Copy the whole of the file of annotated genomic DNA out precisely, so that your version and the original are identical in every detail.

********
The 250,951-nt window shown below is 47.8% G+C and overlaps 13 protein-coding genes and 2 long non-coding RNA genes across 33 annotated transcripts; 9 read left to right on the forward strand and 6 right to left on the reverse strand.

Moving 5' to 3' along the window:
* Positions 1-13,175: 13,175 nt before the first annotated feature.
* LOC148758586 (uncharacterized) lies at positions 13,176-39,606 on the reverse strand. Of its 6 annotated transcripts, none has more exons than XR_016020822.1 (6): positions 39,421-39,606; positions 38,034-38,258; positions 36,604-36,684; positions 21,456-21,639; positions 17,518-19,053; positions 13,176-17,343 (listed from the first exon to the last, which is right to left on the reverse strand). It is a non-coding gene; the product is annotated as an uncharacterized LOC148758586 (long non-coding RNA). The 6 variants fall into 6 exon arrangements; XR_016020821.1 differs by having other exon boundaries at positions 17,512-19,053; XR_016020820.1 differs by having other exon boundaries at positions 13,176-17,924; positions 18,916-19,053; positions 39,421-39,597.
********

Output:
The 250,951-nt window shown below is 47.8% G+C and overlaps 13 protein-coding genes and 2 long non-coding RNA genes across 33 annotated transcripts; 9 read left to right on the forward strand and 6 right to left on the reverse strand.

Moving 5' to 3' along the window:
* Positions 1-13,175: 13,175 nt before the first annotated feature.
* LOC148758586 (uncharacterized) lies at positions 13,176-39,606 on the reverse strand. Of its 6 annotated transcripts, none has more exons than XR_016020822.1 (6): positions 39,421-39,606; positions 38,034-38,258; positions 36,604-36,684; positions 21,456-21,639; positions 17,518-19,053; positions 13,176-17,343 (listed from the first exon to the last, which is right to left on the reverse strand). It is a non-coding gene; the product is annotated as an uncharacterized LOC148758586 (long non-coding RNA). The 6 variants fall into 6 exon arrangements; XR_016020821.1 differs by having other exon boundaries at positions 17,512-19,053; XR_016020820.1 differs by having other exon boundaries at positions 13,176-17,924; positions 18,916-19,053; positions 39,421-39,597.